Rep. Sam Farr poses with students whom he taught during his time volunteering with the Peace Corps in Colombia from 1964 to 1966.
When President John F. Kennedy established the Peace Corps on March 1, 1961, it was little more than a vision.
Fifty years later, the program’s effects can be seen in hard numbers: More than 200,000 volunteers have been sent to 139 countries.
For Members of Congress, one of the program’s statistics stands out. Fifteen former volunteers have been elected to Congress, including four current Members.
The Peace Corps has sent volunteers to help international communities by teaching English, building schools and helping grow businesses and farms.
Lawmakers who have worked for the organization, though, say the experience shaped them as much as they helped shape the villages that they lived in.
Former Sen. Chris Dodd, who served as a Peace Corps volunteer in the Dominican Republic from 1964 to 1966, called it “the most formative experience of my life.”
“The simple lessons you learn about public service and public life are just phenomenal,” Dodd said.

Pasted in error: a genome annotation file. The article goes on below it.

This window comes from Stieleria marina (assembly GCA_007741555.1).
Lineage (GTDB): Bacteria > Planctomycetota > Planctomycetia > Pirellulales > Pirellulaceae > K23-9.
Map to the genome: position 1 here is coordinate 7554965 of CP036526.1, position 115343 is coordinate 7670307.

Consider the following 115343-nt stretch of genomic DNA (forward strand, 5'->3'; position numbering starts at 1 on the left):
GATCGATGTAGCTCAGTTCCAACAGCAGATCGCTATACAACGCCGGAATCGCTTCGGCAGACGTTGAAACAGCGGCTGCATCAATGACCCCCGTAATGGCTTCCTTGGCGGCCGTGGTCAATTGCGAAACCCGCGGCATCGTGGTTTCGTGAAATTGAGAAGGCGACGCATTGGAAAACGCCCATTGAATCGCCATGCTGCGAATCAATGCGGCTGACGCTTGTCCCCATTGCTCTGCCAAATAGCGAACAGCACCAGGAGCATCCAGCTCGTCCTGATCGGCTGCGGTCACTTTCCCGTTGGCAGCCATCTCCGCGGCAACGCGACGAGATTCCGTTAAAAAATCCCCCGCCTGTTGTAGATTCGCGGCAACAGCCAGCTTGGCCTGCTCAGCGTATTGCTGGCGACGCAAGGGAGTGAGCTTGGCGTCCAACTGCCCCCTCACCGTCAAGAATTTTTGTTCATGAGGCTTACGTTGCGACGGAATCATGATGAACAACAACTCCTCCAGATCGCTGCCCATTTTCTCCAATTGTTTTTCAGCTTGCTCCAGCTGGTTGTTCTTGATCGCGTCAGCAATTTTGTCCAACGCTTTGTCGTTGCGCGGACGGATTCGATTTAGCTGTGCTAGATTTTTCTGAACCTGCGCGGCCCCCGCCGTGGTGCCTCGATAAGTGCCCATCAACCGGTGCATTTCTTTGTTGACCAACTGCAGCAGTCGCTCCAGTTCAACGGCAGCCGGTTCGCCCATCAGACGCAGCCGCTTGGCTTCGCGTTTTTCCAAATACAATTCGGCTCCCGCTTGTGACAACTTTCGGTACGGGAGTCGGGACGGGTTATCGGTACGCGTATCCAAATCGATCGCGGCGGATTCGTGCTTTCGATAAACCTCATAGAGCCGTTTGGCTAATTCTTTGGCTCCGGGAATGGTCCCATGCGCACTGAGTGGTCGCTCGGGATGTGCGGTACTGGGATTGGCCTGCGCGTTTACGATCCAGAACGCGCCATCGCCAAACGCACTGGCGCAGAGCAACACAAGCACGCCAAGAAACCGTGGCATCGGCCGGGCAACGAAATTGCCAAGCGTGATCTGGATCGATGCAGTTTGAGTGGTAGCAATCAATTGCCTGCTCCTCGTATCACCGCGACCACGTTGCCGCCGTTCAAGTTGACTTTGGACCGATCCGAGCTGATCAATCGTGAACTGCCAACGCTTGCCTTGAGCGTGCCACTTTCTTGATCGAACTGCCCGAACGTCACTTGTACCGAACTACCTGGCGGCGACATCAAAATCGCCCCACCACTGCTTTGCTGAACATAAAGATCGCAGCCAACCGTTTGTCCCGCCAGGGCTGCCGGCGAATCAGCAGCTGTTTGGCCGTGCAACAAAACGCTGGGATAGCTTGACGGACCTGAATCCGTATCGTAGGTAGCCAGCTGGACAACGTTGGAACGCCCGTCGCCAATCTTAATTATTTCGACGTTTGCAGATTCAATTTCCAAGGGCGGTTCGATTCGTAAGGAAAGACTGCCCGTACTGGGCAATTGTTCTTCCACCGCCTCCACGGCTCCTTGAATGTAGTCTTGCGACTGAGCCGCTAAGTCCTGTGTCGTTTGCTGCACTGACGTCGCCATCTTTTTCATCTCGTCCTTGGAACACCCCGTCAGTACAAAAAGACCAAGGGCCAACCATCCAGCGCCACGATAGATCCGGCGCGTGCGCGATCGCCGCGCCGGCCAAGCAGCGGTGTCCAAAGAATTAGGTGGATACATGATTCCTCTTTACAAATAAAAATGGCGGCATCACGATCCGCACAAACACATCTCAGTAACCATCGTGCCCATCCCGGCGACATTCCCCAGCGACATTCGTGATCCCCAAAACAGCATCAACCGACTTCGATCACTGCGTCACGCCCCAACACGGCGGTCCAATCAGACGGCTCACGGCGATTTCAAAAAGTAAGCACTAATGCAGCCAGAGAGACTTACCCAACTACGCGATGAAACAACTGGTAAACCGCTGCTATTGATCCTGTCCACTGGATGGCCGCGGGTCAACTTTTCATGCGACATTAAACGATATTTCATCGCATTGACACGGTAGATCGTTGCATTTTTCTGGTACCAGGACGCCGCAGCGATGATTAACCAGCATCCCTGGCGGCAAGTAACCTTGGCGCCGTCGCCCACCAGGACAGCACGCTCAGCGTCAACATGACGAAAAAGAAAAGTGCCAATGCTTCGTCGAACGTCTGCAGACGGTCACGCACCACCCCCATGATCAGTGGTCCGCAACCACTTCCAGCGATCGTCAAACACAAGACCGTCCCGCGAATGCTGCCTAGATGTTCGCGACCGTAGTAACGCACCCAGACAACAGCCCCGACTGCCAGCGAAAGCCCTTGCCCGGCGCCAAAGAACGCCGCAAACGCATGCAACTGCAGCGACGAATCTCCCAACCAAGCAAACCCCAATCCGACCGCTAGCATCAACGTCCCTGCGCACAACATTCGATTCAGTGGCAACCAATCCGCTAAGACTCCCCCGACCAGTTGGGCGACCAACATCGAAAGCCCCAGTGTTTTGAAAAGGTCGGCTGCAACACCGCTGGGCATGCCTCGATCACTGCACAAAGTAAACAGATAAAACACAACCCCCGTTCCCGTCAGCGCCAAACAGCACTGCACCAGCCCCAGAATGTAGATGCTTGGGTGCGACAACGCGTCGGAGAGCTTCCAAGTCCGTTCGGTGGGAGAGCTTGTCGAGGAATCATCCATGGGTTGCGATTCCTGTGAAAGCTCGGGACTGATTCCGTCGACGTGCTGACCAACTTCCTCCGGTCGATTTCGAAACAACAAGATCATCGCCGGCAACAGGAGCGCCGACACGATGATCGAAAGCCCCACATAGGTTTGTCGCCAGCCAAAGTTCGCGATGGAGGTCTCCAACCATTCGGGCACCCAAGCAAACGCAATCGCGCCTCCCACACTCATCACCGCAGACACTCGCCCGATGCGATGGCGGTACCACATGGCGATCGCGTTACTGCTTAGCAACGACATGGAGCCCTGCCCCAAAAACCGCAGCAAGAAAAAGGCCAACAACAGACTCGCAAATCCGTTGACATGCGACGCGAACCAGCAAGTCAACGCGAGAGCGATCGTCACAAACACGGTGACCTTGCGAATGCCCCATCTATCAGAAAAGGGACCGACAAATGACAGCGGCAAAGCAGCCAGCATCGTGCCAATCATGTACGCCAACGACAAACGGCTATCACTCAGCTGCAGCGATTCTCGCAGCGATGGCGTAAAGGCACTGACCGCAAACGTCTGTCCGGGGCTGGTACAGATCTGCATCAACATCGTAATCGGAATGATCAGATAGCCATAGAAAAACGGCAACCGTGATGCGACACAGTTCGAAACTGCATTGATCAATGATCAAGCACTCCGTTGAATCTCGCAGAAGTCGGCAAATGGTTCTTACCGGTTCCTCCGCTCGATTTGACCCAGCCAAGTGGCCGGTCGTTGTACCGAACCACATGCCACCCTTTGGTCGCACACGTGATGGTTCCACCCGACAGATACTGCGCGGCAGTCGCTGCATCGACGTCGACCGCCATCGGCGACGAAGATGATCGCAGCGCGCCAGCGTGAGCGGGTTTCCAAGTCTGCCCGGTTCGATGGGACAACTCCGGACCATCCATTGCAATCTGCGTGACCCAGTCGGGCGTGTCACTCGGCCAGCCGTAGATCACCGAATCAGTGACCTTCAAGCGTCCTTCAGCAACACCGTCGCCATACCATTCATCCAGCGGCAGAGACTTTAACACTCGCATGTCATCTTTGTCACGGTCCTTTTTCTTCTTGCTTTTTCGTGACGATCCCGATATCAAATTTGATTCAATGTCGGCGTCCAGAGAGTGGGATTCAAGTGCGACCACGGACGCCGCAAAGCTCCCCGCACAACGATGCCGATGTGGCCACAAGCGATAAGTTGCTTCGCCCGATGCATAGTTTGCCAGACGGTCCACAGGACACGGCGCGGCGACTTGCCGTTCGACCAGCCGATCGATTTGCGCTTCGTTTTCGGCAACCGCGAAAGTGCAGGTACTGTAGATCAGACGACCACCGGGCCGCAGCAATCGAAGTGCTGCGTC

The four current Members who are former Peace Corps volunteers — California Democratic Reps. Sam Farr, Mike Honda and John Garamendi and Wisconsin Republican Rep. Tom Petri — have nominated the Peace Corps for the Nobel Peace Prize this year. Each cherishes stories about his time with the program.
Rep. Sam Farr Colombia, 1964-66 In his high school and college years, Farr racked up an eclectic, worldly résumé. He taught at a religious camp in Europe, sailed on a Merchant Marine ship and worked in an Argentinian factory. But he wanted more.
After graduating from college, the Peace Corps gave the restless young man an option besides the more conventional choices of getting a job, attending graduate school or joining the military.
His Peace Corps training taught him to listen to the local’s values instead of forcing them to do things by American standards.
That lesson struck home when the newly arrived Farr learned that the first project the villagers wanted to tackle was building a soccer field. He thought they should deal with other problems, such as the lack of water and electricity, poor education and meager health care.
“I thought it was nuts,” he said.
But he went along with it, playing the role of organizer. When the field was done, the community realized what they could accomplish. For their next project, they decided to build a school.
During Farr’s time in Colombia, his family was struck by tragedy. His mother died from cancer, and his sister was killed after being thrown from a horse while she was visiting him.
Yet these events didn’t taint his view of his experience or the organization.
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